Interest in private clouds and converged infrastructure continues to grow because organizations can rapidly deploy applications in a scalable fashion. Whether the goal be IT cost reduction, business agility, or any number of other benefits of smarter IT service delivery application delivery. That being said applications don't run on their own and infrastructure is a major consideration for how those applications will run.
When deciding on infrastructure there is always the traditional option of assessing, designing and building the infrastructure piecemeal internally or with a trusted reseller or systems integrator. This approach has advantages. Depending on legacy architecture and business objectives, do-it-yourself fits best in cases organizations that significant legacy equipment with remaining lifecycle, specific vendor ties or loyalties, dominant skill sets in specific vendor hardware, or highly customized requirements.
Another option that is being pushed by the major IT giants is integrated stack architectures. Integrated stacks are some level of vendor integration, testing and certification of various hardware and software components which can include: compute, storage, network, virtualization, automation, and orchestration. Integrated stacks come in many shapes and forms, so let's take a quick dive into the general options:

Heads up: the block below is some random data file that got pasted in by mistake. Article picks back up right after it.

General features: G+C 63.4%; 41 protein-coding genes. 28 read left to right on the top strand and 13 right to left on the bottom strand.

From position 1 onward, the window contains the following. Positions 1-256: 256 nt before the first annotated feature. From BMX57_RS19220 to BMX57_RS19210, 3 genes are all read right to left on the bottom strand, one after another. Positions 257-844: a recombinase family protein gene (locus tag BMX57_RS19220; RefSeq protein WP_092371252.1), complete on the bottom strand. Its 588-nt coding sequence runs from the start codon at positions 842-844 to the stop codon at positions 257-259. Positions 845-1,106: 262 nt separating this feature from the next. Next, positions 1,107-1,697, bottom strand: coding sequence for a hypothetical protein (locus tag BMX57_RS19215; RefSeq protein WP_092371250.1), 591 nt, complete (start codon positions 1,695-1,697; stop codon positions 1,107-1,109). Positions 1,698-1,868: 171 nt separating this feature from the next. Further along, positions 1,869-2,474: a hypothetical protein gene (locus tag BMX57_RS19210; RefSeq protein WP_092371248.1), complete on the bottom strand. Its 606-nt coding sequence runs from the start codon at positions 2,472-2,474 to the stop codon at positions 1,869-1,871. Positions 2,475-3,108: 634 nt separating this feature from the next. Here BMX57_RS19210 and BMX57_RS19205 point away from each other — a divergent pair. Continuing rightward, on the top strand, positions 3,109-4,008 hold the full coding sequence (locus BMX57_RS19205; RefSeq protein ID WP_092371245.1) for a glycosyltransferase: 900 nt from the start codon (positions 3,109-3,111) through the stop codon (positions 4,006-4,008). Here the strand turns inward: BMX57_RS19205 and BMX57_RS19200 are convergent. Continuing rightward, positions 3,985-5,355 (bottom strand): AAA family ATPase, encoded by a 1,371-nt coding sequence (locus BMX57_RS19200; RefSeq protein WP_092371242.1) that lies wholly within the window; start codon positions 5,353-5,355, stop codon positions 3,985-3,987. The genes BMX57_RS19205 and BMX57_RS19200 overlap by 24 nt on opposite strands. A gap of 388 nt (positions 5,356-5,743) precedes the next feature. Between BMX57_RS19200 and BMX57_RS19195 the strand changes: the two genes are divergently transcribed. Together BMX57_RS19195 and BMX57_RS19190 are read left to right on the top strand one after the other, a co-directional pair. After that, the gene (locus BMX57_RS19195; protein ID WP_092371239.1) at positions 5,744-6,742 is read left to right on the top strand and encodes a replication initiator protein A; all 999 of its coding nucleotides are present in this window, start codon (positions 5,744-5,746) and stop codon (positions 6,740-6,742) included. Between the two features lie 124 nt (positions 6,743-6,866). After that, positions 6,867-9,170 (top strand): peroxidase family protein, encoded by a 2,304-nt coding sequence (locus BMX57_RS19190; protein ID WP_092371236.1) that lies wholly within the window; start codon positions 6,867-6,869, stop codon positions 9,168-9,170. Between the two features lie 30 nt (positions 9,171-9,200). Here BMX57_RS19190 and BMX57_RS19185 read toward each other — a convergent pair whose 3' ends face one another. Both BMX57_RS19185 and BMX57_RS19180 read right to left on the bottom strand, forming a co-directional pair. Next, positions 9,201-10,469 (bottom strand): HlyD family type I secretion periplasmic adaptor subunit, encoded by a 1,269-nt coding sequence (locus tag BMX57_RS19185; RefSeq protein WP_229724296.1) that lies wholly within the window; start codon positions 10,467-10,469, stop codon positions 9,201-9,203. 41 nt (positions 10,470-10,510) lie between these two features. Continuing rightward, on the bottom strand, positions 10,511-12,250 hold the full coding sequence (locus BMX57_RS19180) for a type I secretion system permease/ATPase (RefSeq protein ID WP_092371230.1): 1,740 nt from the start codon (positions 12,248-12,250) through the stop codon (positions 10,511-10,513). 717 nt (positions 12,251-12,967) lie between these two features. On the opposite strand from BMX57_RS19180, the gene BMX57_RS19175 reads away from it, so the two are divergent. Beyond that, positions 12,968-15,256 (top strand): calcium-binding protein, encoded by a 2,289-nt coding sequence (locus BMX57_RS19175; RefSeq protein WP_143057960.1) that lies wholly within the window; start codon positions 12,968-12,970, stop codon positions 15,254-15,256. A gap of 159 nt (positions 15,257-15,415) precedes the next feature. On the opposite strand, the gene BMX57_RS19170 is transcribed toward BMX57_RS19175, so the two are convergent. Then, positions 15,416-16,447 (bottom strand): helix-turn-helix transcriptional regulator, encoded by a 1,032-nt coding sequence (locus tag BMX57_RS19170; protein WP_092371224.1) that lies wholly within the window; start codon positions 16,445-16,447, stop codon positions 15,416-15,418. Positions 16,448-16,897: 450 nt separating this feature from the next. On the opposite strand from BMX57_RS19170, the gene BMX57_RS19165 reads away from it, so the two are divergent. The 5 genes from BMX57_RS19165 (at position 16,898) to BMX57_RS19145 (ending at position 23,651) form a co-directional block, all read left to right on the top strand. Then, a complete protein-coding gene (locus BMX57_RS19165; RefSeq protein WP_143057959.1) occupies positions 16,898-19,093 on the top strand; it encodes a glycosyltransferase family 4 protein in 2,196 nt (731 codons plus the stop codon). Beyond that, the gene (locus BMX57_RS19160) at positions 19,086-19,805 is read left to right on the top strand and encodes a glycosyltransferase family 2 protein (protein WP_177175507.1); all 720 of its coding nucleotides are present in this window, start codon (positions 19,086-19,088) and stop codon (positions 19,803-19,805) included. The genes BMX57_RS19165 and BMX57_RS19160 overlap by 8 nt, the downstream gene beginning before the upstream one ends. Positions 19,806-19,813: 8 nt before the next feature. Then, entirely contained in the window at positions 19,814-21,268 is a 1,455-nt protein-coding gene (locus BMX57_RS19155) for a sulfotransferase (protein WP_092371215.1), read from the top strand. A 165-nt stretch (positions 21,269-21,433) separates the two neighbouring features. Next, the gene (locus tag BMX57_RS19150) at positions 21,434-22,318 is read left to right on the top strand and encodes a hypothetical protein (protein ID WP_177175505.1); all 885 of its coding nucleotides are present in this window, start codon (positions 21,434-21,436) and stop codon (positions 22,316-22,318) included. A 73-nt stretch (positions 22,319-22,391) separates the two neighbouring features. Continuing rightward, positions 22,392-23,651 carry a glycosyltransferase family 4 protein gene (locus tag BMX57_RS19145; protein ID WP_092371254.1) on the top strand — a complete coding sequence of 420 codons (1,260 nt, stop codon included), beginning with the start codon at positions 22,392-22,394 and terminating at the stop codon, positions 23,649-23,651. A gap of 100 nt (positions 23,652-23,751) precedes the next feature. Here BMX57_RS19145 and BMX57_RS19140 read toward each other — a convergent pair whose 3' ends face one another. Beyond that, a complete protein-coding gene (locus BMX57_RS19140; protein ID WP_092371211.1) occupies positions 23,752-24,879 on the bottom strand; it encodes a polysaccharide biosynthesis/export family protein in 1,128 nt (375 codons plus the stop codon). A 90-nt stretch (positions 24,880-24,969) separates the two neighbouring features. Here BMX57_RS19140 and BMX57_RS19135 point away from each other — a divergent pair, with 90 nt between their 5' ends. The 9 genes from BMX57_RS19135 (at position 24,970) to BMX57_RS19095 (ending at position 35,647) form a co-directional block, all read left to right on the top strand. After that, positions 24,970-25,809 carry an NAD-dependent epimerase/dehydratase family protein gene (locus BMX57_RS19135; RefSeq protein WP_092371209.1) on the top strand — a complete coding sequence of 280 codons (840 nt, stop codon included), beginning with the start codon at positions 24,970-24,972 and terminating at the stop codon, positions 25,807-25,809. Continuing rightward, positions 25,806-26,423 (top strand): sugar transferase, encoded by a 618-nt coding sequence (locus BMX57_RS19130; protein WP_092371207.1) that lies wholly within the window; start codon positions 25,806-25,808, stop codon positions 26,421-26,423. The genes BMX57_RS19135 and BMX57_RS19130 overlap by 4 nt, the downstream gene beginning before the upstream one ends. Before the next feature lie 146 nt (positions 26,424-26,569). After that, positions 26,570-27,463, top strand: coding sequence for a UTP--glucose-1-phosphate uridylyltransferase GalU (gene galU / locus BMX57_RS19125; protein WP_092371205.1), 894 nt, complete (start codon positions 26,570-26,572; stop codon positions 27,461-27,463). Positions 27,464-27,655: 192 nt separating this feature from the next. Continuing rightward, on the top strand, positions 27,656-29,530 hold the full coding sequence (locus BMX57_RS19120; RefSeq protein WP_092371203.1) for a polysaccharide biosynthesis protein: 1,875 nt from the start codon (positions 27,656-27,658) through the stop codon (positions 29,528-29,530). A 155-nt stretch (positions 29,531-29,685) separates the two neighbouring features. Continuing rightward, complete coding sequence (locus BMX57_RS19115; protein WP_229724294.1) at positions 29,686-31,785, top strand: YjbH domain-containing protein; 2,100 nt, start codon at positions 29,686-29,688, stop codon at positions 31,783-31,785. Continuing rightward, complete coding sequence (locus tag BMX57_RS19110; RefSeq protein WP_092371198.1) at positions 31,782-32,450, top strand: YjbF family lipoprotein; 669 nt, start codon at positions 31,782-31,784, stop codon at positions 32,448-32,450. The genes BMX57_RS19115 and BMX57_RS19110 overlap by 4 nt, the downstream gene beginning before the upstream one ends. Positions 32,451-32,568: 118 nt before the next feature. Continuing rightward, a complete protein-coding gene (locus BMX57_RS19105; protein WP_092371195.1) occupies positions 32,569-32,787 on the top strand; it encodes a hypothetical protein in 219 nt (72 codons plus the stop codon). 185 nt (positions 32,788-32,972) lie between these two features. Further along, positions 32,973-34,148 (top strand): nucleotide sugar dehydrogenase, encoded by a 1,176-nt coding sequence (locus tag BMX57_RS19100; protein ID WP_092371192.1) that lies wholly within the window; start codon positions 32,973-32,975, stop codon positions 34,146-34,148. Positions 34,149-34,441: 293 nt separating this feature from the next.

Single vendor stacks integrate hardware and software from a single IT vendor. Two examples of this are HP BladeSystem and Oracle's Exalogic. Matrix is HP's BladeSystem coupled with HP storage and networking components. Additionally Matrix integrates HP's Cloud Service Automation which means that Matrix 'out-of-the-box' is very close to the full vision of a private cloud. Oracle's Exalogic offering is highly tailored toward Java, and other Oracle focused middleware and applications. It is constructed on Oracle hardware (formerly Sun), middleware, and software. With the automation and orchestration in place within Exalogic , it is very close to full private cloud functionality.